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May 8, 2019

Wireless on the Go: How Connected Transportation Will Change Rush Hour as We Know it .

Wireless on the Go: How Connected Transportation Will Change Rush Hour as We Know it


Kasey McGee

Wireless connectivity has become an integral feature of many devices, from toasters to TVs, making our technology safer, smarter, and more efficient. Some of the most exciting applications of this connectivity can be found in the transportation sector, specifically in our cars and roadways.

Connected technology will protect Americans on the road.

Wireless-enabled self-driving cars are predicted to save up to 21,700 lives and $447 billion each year. In the future, 5G and vehicle-to-vehicle (V2V) communications will help make roads safer by enabling cars to travel in groups or “platoons” on the road. Lead cars will communicate road hazards to following cars and increase braking reaction times, avoiding accidents.

Smart city technology will help link everything around smart roads and cars, such as smart stop signs, connected streetlights, security cameras, and even drones. Connecting these other pieces of our infrastructure will further enhance Americans’ safety while on the road.

In a roadside emergency, drones can feed live video to police on the ground, giving them critical intelligence about the nature of the accident. This allows first responders to survey a situation quickly and safely before deciding upon the best course of action. In San Diego, local police have flown over 200 missions in support of patrol operations in just one month.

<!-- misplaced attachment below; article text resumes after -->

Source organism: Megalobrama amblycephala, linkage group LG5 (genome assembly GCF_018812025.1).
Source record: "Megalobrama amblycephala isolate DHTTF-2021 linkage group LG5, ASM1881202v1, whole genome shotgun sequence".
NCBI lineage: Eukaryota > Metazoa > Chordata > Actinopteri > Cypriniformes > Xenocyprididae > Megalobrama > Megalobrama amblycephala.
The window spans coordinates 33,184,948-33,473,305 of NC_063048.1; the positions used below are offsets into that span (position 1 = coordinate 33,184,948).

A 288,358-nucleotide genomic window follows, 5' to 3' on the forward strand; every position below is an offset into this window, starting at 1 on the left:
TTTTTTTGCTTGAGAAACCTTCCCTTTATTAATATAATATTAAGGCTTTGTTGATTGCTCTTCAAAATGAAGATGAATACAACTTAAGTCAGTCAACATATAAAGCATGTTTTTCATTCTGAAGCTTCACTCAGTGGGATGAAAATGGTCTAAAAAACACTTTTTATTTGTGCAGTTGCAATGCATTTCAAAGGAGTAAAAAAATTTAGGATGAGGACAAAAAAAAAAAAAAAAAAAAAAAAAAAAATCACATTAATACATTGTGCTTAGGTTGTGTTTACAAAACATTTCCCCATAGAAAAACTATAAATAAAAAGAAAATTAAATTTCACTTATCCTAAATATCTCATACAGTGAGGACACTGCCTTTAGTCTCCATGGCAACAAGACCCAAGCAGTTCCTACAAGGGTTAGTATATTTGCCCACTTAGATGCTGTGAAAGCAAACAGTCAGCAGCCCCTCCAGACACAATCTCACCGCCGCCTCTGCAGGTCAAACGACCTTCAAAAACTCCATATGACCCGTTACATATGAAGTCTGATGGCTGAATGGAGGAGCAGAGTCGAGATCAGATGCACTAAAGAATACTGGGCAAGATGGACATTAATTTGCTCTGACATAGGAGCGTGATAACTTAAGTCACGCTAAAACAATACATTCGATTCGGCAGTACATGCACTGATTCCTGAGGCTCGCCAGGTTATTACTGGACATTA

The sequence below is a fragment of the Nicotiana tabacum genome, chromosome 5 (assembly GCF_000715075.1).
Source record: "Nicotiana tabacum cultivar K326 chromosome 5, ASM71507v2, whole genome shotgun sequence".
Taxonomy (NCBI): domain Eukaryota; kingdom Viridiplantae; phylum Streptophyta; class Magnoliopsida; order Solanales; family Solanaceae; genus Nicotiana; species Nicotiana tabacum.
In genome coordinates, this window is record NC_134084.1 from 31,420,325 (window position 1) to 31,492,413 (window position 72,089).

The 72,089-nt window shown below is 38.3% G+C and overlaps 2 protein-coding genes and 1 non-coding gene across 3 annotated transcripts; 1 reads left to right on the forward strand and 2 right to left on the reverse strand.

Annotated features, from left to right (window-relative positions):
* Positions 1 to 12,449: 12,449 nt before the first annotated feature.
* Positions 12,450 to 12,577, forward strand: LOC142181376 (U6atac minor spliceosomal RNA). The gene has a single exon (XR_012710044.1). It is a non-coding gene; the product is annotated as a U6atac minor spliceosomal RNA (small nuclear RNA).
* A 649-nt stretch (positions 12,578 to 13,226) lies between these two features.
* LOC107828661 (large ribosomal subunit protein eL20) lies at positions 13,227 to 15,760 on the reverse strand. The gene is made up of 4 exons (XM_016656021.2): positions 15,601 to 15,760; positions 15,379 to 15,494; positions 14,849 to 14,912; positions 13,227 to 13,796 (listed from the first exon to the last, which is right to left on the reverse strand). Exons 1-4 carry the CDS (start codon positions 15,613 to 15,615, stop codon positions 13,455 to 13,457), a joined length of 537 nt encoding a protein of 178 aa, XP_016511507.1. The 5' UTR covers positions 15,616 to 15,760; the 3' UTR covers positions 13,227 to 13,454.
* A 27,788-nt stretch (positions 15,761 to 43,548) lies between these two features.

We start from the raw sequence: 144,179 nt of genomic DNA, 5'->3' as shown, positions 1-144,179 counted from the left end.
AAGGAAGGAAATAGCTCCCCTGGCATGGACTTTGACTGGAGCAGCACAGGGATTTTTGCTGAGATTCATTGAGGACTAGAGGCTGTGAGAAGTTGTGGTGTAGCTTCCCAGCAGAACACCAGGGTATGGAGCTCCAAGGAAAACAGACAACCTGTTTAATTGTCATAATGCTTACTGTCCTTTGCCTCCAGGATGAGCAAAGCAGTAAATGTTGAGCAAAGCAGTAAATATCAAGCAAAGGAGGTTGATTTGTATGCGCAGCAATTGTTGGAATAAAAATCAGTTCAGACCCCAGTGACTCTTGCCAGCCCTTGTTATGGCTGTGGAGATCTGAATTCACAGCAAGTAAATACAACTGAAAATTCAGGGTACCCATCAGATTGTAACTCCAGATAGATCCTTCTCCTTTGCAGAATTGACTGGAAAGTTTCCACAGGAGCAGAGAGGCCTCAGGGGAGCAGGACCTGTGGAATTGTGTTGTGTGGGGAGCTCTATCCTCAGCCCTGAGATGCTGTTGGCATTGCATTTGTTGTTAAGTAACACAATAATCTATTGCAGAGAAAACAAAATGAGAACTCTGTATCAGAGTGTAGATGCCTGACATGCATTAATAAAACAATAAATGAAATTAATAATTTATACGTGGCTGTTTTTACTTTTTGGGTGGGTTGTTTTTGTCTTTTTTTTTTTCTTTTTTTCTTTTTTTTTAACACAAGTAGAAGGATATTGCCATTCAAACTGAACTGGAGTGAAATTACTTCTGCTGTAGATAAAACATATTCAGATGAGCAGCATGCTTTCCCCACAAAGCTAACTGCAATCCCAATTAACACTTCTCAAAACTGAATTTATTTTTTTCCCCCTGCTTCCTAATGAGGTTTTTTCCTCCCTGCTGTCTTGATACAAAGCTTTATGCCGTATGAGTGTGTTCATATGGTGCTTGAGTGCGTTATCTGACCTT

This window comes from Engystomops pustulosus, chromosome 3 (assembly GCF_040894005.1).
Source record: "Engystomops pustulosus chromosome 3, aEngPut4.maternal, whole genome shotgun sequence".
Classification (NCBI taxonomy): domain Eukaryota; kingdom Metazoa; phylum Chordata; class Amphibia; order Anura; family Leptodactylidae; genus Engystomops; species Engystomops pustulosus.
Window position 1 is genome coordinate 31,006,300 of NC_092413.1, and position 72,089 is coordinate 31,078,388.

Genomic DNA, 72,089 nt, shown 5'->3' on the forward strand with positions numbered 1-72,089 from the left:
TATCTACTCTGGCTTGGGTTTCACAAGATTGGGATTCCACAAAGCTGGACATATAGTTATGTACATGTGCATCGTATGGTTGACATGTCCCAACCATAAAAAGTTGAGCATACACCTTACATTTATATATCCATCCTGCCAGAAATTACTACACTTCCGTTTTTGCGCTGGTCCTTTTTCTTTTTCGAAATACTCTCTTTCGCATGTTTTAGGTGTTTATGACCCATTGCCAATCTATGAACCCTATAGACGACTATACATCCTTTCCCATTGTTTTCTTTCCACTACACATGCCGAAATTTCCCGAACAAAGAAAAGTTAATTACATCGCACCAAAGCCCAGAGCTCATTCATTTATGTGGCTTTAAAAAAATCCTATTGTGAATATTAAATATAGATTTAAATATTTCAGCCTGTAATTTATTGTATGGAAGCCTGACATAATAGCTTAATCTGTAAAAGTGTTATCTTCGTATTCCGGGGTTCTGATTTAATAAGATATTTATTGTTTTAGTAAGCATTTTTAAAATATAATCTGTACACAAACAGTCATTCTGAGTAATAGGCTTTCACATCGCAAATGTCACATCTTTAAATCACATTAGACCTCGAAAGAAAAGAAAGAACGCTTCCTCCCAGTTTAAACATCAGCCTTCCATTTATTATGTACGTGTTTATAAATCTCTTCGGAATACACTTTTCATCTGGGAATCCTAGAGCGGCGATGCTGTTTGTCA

Getting there faster with wireless technology.

Already today, connected stoplights are being adjusted based on information from sensors in the road, adjusting the flow of traffic based on how many cars are passing by at a given time. These small changes can add up– in Pittsburgh, smart stop lights reduced the time vehicles spent idling by 40 percent, resulting in a 21 percent reduction in emissions.

With the arrival of self-driving cars connected via 5G to parking data, the days of circling the block for a space will be gone . Driverless cars will be programmed to pick you up, drive you to your desired destination, and then pay and park themselves, all without your help. As cars guide themselves, windshields can act as a screen for movies, computer desktops, and even augmented-reality programs, allowing you to use your travel time more productively.

Hitting the streets on smart pavement.

The creation of “smart pavement” promises to make roadways safer and bring them into the 21st century by infusing the surface itself with smart technology.

Installing smart roadways involves replacing traditional, pothole-riddled asphalt with sophisticated, software-enabled concrete squares. These squares help serve as a platform for in-car connectivity and give roads the ability to detect vehicles and track them in real time, providing data that will reduce traffic significantly.

By combining information about the speed and location of vehicles with real-time data on road conditions and congestion, smart roads will let drivers and self-driving vehicles choose the route that is most efficient and safest to follow. If the pavement senses an unsafe or emergency situation, the technology will be able to dispatch first responders directly to the location. That data can also be used to prompt a reconfiguration of lanes to relieve congestion.

Consumers can look forward to a future in which 5G-enabled wireless technology automates the tasks of driving and navigation. Self-driving cars and the connected infrastructure that supports them will make our roads safer and more efficient.

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